Xi called for the elimination of interference between China and the EU, a statement likely directed at the United States, which has taken actions, including enlisting the Netherlands, to curb China’s development of high-end semiconductors.
The EU leaders, Ursula von der Leyen and Charles Michel, described their conversation with Xi as “good and candid.”
They discussed the main challenges amid increasing geopolitical frictions, emphasizing a commitment to balanced trade relations and pledging to enhance people-to-people exchanges.
During the meeting, Italy formally informed China of its exit from the Belt and Road Initiative, highlighting ongoing strains between the EU and China.
Xi discussed Belt and Road with EU leaders, expressing a willingness to connect it with the EU’s Global Gateway infrastructure plan.
However, deep issues remain, including Russia’s war in Ukraine, trade imbalances, and Chinese overcapacity exported to Europe.
Jens Eskelund, president of the European Union Chamber of Commerce in China, stressed the need to address these issues to foster a positive relationship between Beijing and Brussels.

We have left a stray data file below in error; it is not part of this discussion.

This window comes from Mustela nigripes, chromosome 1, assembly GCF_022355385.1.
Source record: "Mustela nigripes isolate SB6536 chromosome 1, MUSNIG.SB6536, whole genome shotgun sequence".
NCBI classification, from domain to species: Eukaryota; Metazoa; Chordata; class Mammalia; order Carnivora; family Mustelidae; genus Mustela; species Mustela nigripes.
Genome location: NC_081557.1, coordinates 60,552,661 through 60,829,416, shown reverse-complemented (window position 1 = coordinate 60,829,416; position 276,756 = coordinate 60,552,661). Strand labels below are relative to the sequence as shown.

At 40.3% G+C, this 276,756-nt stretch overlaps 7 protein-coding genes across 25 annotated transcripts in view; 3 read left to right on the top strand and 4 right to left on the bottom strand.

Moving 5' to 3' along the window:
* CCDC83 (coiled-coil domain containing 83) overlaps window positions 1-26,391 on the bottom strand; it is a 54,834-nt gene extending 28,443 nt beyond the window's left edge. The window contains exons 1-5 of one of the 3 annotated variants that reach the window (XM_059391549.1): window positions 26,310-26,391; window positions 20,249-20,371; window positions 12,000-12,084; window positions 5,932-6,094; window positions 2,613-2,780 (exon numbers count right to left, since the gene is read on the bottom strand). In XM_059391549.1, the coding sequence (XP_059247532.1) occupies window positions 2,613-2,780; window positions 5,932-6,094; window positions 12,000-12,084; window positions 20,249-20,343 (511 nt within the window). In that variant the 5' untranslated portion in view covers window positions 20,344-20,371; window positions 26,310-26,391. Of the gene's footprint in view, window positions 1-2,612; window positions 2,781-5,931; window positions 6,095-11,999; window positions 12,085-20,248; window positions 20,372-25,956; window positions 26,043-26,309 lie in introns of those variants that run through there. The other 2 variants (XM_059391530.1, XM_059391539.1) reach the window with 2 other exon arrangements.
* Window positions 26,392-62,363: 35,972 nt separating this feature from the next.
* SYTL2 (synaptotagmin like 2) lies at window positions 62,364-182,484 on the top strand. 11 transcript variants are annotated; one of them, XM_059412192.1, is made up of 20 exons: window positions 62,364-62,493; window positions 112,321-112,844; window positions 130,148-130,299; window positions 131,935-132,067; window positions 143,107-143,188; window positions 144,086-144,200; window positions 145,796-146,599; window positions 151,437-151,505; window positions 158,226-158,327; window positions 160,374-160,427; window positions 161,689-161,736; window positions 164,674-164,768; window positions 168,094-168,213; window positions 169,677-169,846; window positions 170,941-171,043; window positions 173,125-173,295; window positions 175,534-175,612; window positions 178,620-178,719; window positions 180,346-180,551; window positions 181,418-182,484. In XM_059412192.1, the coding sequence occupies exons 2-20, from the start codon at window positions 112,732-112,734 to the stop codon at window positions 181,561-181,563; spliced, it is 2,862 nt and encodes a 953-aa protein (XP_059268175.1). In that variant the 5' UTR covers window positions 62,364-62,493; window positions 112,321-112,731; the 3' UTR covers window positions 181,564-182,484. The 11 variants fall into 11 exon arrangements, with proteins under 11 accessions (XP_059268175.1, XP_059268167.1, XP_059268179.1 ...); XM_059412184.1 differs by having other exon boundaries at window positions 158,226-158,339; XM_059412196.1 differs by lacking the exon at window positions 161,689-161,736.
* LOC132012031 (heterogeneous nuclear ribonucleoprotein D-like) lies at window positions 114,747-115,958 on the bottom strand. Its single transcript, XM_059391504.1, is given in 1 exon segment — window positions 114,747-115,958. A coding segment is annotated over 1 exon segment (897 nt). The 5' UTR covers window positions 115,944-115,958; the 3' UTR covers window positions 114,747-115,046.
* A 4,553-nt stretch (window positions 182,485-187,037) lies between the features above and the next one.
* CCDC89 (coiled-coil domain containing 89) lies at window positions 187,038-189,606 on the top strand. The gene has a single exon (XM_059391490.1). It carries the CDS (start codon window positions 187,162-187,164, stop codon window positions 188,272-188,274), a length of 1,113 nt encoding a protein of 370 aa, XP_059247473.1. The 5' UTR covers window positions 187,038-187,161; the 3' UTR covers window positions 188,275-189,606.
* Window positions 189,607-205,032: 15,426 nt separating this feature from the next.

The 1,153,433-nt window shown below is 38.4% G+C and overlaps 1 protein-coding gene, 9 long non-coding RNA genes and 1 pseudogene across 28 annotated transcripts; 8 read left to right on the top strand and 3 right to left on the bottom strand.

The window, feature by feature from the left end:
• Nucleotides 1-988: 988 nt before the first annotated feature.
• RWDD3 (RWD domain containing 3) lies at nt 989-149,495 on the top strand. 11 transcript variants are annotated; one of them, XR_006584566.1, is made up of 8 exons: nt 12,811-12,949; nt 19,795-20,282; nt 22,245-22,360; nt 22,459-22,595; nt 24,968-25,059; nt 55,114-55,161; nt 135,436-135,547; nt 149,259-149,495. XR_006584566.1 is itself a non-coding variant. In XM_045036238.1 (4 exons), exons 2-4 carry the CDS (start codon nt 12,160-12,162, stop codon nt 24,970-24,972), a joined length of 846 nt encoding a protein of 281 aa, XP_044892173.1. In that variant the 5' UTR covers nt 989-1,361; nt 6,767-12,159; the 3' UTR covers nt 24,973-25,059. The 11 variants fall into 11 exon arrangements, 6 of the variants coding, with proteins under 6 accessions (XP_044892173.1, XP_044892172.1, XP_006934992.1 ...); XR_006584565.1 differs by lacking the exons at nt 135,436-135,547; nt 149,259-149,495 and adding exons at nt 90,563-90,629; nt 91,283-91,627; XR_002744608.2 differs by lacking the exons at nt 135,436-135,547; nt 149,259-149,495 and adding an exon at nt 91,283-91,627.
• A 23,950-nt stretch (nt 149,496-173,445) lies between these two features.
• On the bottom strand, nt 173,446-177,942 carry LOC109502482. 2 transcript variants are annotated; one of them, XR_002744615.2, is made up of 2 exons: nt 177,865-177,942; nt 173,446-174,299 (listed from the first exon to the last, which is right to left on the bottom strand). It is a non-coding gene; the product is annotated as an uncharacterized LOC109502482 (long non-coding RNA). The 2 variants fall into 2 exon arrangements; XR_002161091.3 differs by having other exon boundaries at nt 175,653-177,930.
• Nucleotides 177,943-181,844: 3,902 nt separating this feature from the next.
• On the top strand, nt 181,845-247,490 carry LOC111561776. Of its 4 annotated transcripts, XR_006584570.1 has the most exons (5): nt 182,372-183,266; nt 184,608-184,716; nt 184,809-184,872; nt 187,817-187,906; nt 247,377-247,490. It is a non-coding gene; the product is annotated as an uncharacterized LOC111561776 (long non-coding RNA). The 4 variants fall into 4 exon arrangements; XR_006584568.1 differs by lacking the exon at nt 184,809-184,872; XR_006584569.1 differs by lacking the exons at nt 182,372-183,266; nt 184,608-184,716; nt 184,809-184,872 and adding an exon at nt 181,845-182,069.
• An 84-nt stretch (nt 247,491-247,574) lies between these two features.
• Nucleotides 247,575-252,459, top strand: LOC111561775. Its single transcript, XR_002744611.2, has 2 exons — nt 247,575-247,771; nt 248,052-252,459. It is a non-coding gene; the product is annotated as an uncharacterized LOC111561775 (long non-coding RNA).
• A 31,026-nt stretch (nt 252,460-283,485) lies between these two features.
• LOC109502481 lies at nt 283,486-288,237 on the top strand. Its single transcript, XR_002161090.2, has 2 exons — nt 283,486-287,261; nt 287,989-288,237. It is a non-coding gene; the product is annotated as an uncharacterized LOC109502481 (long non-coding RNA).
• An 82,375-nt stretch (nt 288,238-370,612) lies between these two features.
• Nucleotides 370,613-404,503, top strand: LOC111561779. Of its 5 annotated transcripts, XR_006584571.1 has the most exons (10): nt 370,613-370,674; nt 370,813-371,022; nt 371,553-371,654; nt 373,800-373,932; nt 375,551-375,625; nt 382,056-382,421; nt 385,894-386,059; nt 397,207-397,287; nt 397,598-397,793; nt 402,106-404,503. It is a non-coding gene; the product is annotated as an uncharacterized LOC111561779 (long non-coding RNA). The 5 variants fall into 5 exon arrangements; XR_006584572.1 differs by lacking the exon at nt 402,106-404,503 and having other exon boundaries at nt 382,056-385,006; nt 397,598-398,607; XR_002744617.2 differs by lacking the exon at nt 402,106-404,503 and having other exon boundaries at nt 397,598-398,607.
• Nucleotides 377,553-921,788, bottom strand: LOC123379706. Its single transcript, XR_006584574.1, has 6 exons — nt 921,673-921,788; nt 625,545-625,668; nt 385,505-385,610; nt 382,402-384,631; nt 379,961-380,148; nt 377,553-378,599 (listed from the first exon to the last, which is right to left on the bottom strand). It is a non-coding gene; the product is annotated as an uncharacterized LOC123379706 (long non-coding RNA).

UAE Commits $30 Billion as COP28 Climate Talks Kick Off in Dubai
Nigeria Eyes BRICS Membership within Two Years as Foreign Minister Emphasizes Strategic Alignment
In a strategic move towards global economic collaboration, Nigeria is aspiring to join the BRICS group of nations within the next two years.
The Minister of Foreign Affairs, Yusuf Tuggar, affirmed that Nigeria is open to aligning itself with groups that demonstrate good intentions, well-meaning goals, and clearly defined objectives.
Tuggar stated, “Nigeria has come of age to decide for itself who her partners should be and where they should be; being multiple aligned is in our best interest.”
He emphasized the need for Nigeria to be part of influential groups like BRICS and the G-20, citing criteria such as population and economy size that position Nigeria as a natural candidate.
BRICS, comprising Brazil, Russia, India, China, and South Africa, stands as a formidable bloc of emerging market powers.
In a recent move to expand its influence, BRICS invited six additional nations, including Saudi Arabia, Iran, Egypt, Argentina, Ethiopia, and the United Arab Emirates, to join the group.
Nigeria, as Africa’s largest economy, has been absent from the BRICS alliance, prompting discussions on the potential economic and political advantages the bloc could offer the country.
Analysts have noted that BRICS membership could provide Nigeria with significant leverage on the global stage.
Vice President Kashim Shettima clarified that Nigeria did not apply for BRICS membership after the bloc’s announcement of new members in August.
Shettima emphasized the principled approach of President Bola Ahmed Tinubu, highlighting a commitment to consensus building in decisions related to international partnerships.
As Nigeria eyes BRICS membership, the move is seen as a strategic step towards enhancing its global economic and diplomatic influence.